The Department of Labor (DOL) announced a comprehensive overhaul to current Fair Labor Standards Act (FLSA) in mid-2015 and confirmed and updated those rules in May 2016. The new rules expand the number of employees considered non-exempt (or eligible for overtime pay) by raising the standard salary threshold from $23,660 to $47,476, a number that will now be indexed to salaries every three years. In addition, the DOL has raised the threshold for highly compensated employees (HCE) from 100,000 to $134,004.
Although the new rules won't officially take effect until December 1, 2016, it is still only a relatively short time to make sure your organization complies.
4.2 Million Reasons for the FLSA Updates
You may be wondering what brought the FLSA changes about. In 2015, the DOL declared there were "five million reasons" for updating overtime regulations. That figure represented the estimated number of workers who would be affected by a rise in the salary threshold. That number was revised to 4.2 million.
Those workers, the DOL wrote, often work many hours above the standard 40-hour work week and are not eligible for overtime because of their exempt classification. The overt reason for the changes stressed by the DOL is the extension of protection to those employees so that their earnings better correlate to total hours worked per week.
Updating Exempt Classifications
The new base salary for exempt employees is more than double the previous base compensation. It will force organizations to take a hard look at affected employees and determine whether it is still appropriate to maintain their exempt classifications.
When the proposed rules were announced in 2015, the Society for Human Resource Management noted concerns from HR professionals about the strain those changes will place on compensation budgets. And there were additional worries about impact on employee morale, noting that reclassification from exempt to non-exempt may be perceived as a downgrade within the organization to certain employees.
Now that organizations have a clear picture of the new rules, they can work to assuage any anxiety among employees. HR can audit employee classifications and determine whether it makes sense to convert employees on the cusp of the new threshold to non-exempt, or whether — for the sake of cost-savings or even improved morale — a salary boost makes more sense. FLSA Overtime Calculators are invaluable tools to measure the financial impact of the coming changes and strategically plan for any necessary workforce alterations.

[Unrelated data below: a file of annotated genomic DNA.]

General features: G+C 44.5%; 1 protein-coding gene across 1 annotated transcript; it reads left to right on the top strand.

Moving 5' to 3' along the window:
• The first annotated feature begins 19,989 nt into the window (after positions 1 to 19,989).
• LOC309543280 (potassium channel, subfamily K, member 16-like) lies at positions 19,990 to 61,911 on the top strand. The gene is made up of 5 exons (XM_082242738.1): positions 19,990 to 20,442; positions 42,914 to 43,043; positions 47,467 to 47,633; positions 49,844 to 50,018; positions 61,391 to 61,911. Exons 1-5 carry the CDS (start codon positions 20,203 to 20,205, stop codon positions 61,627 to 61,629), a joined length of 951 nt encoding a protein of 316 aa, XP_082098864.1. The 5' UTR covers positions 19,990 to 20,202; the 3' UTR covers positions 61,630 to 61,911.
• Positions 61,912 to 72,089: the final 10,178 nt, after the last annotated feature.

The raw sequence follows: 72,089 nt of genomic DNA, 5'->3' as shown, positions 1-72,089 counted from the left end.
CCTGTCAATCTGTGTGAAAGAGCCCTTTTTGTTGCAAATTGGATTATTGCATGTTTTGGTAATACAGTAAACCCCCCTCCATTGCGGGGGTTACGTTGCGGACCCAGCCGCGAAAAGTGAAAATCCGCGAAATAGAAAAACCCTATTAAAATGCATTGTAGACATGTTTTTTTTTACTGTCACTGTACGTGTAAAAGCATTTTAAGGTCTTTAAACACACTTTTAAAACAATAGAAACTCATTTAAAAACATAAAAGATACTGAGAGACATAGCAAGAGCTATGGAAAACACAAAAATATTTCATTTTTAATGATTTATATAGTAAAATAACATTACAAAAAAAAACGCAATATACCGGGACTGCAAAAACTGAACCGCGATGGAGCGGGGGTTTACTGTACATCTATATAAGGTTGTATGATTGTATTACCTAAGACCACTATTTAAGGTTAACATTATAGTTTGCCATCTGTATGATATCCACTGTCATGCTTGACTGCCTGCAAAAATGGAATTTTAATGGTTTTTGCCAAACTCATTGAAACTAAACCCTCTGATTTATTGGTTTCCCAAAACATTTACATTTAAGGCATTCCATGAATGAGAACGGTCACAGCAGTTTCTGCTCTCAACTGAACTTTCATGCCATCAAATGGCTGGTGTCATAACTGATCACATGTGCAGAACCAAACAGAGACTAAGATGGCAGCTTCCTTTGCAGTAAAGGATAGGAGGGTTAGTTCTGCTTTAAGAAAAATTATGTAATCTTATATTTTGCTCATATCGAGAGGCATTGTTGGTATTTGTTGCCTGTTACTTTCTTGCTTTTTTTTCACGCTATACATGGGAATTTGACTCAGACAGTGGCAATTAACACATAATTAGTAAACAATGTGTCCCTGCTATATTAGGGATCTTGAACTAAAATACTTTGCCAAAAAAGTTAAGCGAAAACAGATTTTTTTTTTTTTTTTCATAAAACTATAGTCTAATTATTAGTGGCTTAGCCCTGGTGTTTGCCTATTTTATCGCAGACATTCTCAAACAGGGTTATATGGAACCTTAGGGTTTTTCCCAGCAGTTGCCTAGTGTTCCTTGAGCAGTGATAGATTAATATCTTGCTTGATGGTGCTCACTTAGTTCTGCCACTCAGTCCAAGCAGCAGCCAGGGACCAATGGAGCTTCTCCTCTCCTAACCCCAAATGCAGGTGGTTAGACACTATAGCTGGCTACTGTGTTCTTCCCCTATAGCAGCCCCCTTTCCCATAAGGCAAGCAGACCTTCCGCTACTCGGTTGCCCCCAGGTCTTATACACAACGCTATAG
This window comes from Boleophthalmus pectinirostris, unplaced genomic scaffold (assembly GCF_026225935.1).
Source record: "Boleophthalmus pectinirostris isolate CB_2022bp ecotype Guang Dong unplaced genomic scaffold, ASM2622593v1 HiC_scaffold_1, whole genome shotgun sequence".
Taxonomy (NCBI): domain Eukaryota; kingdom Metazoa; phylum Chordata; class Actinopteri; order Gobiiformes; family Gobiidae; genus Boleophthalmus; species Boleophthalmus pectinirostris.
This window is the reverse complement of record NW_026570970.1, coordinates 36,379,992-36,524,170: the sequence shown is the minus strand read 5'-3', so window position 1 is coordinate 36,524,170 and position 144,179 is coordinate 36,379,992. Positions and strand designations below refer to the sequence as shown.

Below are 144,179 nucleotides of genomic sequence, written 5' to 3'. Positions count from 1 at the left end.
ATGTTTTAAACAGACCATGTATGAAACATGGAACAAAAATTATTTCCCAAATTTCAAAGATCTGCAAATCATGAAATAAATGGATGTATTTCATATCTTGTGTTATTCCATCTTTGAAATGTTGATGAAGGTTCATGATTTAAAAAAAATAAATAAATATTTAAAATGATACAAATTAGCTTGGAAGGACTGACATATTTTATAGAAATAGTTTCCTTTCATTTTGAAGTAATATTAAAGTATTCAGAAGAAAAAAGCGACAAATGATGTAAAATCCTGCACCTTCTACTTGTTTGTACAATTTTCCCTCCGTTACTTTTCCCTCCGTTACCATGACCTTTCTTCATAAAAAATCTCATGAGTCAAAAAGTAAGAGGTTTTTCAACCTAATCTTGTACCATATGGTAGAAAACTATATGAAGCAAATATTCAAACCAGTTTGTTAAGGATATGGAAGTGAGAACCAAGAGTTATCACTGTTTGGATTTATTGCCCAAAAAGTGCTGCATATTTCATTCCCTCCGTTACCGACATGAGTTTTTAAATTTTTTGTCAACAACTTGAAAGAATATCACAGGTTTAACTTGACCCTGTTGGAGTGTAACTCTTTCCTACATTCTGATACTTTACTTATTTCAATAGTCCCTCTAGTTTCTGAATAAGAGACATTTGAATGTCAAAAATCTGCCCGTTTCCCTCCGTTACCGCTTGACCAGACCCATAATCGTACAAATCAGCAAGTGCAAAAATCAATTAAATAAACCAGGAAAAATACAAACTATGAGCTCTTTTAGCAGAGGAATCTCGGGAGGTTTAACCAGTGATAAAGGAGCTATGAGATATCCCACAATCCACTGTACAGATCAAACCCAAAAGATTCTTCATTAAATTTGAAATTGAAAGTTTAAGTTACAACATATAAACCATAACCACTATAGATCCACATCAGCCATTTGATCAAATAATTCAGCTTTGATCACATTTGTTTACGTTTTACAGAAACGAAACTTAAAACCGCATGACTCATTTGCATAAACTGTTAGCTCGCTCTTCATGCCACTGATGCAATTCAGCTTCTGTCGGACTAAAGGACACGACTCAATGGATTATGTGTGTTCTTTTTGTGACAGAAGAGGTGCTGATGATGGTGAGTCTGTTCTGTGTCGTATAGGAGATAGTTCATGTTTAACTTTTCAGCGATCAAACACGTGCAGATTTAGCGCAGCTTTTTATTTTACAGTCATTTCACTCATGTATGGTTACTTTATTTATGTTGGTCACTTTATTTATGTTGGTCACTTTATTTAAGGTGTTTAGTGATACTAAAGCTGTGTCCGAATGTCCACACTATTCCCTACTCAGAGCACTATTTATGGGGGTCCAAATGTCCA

Preparing Now for Changes Ahead
December 1 may seem like ages from now, but it's likely to sneak up on busy organizations. In order to be best prepared, CHROs should begin analyzing and auditing their current workforce to establish the extent to which the changes will impact their overall organization.
By understanding why the FLSA rules are changing, taking precautionary steps to get ahead of the FLSA changes and then building an appropriate reclassification or salary adjustment plan, CHROs can position their organizations to be compliant and limit the strain on compensation budgets. Regardless of how many additional employees ultimately become eligible for overtime pay, employers should recognize that paying overtime to this segment of workers, who on average are quite expensive, can quickly drive up labor costs. Now is a good time to consider new workforce strategies to shift some of that work to less expensive workers, or even to hire less expensive full time employees.
If employers do not have the right systems in place, they should consider time tracking systems that can proactively alert managers to overtime situations, and can give them the scheduling tools and overtime approval and management capabilities they need to control costs.
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